Thursday, June 14, 2012
I had my routine follow up appointment this week with my GI. My appointments are typically routine now, I get my list of blood labs and UA completed the week before, review my labs at my appointment and am reminded about the importance of taking all my medications as prescribed and then we catch up on my personal life.
My medication list has been allowed to be significantly shortened from what it was previously. I still have a drawer that is solely for my medication bottles, this is indeed much better than the cabinet that was devoted to my medications for years. Some medications I no longer require, some my doctor has given up on me taking as directed, and others I take religiously without fail.
Since my last appointment in January, I decided to play a game of roulette with my B-12. I am supposed to take 2 cc twice a week of B-12. Now have I done this since living on my own for the last 4-5 years? No, of course not. Half the time I forget, half the time I don't want to remind my husband to give me my shots.
But this time, I willingly and knowingly decided to forgo my B-12 shots until June in order to see how much I actually did need B-12. The longer I went without my b-12 and the longer I went without any symptoms of fatigue from lack of B-12, the more I was determined to see my b-12 temper tantrum experiment through to the end.
In January my B-12 was in the 620-650 area, in June it was 234. Granted, I also have discovered that if I take my prescribed b-12 shots two nights before getting lab work done, then my b-12 appears nicely elevated and gives the illusion that I am following my doctor's orders without fail.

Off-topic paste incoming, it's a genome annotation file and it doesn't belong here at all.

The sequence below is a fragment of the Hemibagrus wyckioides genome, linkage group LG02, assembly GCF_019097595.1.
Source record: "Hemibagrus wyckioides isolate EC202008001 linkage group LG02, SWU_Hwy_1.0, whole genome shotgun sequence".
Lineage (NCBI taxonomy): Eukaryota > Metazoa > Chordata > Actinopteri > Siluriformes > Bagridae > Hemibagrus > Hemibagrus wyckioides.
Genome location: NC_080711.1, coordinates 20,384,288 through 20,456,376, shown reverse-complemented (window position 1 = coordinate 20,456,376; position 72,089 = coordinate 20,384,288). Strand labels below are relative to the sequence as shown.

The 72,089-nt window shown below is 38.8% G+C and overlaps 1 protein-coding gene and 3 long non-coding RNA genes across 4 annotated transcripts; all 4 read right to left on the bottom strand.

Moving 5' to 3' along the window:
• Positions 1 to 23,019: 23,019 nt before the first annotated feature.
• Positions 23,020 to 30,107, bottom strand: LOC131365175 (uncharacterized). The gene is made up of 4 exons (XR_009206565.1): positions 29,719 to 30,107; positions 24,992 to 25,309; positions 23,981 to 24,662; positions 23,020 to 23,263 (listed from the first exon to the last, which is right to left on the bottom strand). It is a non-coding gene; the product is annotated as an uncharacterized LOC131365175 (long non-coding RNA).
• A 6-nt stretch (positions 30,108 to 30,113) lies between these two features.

A lesson is learned each time we play roulette with our health.
Sometimes we win, sometimes we break even, and sometimes we lose our shirts and pants and are given a hospital gown.
This is my life with Familial Adenomatous Polyposis and Short Bowel Syndrome. I was diagnosed with FAP as a child, underwent total colectomy at age 9. I experienced life threatening complications resulting in 4 more surgeries that year and developing medical PTSD. I had an ileostomy for 6 years before having it reversed into a straight pull-thru that also resulted in life threatening complications requiring an additional surgery the following year. In 2021, I required my 8th surgery to remove my gall bladder due to gall stones and FAP. This surgery exacerbated my at the time undiagnosed Abdominal Migraine which is now being treated.